Both Democrats and Republicans seem to have a soft spot for employers seeking low-wage guestworkers. At a recent hearing, Republican Governor Sonny Perdue and Democratic Senator Kristen Gillibrand discussed and described the H-2A program as too “cumbersome” for farm employers, even though there is no limit on the number of H-2A workers they can hire and DOL has processed 99 percent of applications in a timely way in 2017. Low-wage nonfarm employers persuaded 32 legislators to sign a bipartisan letterasking the Department of Homeland Security (DHS) to audit the H-2B program in an effort to build support to expand the program (by exempting returning workers from the 66,000 a year cap). Republican-sponsored legislation to do just that—exempt returning H-2B workers from the annual cap—was introduced in the House this month, with two Democratic co-sponsors.

Does the United States need to expand its modern-day Bracero programs?

Changing and loosening the rules in work visa programs could lead to a quick doubling of the number of low-wage guestworkers in the United States. Is one million low-paid, exploitable, indentured workers—who have no path to lawful permanent residence and citizenship—what the U.S. economy needs? César Chávez would say, “No!” Migrants who come to the United States and contribute to the economy should be afforded civil, human, and labor rights, and a chance to become American.

Furthermore, the number of jobs for workers with a high school degree or less has not yet recovered to the pre-recession levels of late 2007, and wages for less-educated workers have stagnated. In other words, labor market indicators do not suggest the United States needs more low-wage guestworkers. Then why are employers and Congress fixated on this? Changing the low-wage labor market in this manner deserves a fully informed public debate and Congress should be held accountable. Any expansion of low-wage guestworker programs should not occur through deregulation at the federal agency level or via must-pass omnibus appropriations legislation, as has occurred time and time again over the last decade.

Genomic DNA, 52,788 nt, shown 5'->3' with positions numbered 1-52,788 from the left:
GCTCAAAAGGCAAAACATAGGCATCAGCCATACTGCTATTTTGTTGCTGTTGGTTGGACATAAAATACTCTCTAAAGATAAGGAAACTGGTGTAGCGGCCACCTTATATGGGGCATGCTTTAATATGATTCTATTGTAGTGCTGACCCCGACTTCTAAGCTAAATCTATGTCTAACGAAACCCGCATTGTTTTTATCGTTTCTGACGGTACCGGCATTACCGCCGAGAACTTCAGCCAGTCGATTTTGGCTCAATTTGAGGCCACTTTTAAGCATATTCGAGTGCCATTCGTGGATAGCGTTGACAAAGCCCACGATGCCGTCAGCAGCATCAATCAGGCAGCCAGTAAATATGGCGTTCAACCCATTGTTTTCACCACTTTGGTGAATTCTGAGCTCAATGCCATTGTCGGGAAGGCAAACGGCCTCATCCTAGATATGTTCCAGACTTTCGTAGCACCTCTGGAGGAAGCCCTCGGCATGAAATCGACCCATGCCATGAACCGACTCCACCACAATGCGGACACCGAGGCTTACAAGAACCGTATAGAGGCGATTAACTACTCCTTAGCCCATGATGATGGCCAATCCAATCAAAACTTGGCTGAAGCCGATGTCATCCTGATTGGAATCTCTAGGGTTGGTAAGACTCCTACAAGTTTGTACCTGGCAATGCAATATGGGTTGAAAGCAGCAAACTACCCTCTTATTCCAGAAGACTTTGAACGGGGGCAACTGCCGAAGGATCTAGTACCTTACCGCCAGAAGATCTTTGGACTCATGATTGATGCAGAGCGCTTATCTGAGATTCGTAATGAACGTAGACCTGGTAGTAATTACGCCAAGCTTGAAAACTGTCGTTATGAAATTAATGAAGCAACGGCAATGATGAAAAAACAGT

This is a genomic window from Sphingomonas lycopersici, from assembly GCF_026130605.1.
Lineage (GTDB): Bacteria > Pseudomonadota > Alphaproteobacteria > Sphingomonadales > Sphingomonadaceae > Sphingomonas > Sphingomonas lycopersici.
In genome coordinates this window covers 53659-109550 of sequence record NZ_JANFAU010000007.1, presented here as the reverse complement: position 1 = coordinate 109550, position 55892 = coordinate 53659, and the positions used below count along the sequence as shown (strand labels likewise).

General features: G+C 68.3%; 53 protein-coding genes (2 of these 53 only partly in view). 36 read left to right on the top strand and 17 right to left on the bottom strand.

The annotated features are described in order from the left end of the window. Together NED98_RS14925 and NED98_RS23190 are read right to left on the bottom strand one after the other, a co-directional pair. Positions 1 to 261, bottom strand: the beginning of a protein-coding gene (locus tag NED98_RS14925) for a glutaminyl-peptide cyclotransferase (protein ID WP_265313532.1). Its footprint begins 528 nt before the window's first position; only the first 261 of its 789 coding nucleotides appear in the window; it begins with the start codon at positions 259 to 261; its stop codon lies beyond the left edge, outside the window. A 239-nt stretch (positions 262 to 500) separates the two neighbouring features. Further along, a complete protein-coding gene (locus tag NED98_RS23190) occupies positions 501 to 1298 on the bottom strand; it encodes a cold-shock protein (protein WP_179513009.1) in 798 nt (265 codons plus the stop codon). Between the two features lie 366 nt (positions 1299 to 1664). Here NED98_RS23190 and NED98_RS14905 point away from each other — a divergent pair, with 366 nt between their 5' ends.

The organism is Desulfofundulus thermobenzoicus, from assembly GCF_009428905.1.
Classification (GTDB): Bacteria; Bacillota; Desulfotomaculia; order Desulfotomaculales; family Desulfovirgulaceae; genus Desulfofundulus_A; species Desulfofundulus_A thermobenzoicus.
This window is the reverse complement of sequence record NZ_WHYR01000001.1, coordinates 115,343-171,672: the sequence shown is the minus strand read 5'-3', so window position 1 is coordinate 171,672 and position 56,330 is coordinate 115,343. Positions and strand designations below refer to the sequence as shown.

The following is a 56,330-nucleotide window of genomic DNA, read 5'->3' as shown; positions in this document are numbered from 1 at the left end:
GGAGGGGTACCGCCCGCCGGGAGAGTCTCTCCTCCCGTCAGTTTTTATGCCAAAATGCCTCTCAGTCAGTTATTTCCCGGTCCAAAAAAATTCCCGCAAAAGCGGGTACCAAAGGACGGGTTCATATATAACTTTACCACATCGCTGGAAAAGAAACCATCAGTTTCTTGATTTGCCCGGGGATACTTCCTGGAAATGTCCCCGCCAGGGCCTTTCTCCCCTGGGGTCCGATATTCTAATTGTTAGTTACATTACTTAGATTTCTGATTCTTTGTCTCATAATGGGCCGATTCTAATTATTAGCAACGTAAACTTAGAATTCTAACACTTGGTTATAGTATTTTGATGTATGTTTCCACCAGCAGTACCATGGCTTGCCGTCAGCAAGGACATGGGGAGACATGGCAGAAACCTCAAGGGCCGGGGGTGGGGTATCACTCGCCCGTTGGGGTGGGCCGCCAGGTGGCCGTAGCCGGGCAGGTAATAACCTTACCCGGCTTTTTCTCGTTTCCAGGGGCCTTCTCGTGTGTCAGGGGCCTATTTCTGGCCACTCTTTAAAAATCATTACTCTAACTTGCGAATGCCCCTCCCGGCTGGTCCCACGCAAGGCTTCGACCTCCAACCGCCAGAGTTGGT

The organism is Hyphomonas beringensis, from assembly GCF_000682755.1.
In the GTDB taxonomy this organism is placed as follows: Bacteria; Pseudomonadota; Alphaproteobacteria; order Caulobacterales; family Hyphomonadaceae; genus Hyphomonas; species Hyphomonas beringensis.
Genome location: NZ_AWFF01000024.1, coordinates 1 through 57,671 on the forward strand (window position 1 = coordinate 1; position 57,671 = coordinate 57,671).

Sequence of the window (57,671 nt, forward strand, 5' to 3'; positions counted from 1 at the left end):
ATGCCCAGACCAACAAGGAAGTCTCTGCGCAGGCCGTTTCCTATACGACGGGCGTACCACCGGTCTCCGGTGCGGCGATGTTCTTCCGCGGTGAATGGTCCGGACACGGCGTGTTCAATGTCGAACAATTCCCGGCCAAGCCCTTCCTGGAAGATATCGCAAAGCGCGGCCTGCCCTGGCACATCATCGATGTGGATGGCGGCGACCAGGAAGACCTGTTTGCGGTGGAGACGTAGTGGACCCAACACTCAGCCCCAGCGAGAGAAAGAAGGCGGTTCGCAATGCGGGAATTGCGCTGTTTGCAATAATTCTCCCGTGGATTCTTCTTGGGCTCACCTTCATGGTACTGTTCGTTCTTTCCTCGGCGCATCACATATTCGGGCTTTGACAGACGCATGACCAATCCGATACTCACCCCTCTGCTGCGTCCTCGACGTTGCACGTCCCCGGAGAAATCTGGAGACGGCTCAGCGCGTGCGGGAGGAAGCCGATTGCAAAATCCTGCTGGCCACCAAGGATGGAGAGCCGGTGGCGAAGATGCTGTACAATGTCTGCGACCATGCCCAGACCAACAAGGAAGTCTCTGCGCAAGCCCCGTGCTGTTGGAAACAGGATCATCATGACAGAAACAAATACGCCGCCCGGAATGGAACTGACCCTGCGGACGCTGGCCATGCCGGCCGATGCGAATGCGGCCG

This article was originally posted at EPI.org on March 31, 2017. Reprinted with permission.

Daniel Costa has been director of immigration law and policy research since 2013, having joined EPI in 2010 as an immigration policy analyst. An attorney, his current areas of research include a wide range of labor migration issues, including the management of temporary foreign worker programs, both high- and less-skilled migration, immigrant workers’ rights, and forced migration, including refugee and asylum issues and the global migration crisis.


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Trump revokes executive order, weakens protections for LGBT workers

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An executive order President Trump signed Monday rescinded an executive order President Obama implemented that would have required companies that contract with the federal government to provide documentation about their compliance with various federal laws. Some have argued that this will make it harder to enforce the LGBT protections President Obama implemented for employees of federal contractors—as well as many other protections those workers enjoyed.

Trump rescinded the Fair Pay and Safe Workplaces order, also known as Executive Order 13673, that President Obama issued in 2014. That order required companies wishing to contract with the federal government to show that they’ve complied with various federal laws and other executive orders. Notably, Obama issued that order in tandem with Executive Order 13672, which prohibited contractors from discriminating on the basis of sexual orientation or gender identity.

Executive Order 13673 was enjoined by a federal judge in Texas back in October, but had it been implemented, it would have improved accountability for businesses that contract with the federal government. Enforcement of 13672, the LGBT protections, does not require this order, but would have been stronger with it. Whatever its fate in court may have been, it’s now gone forever.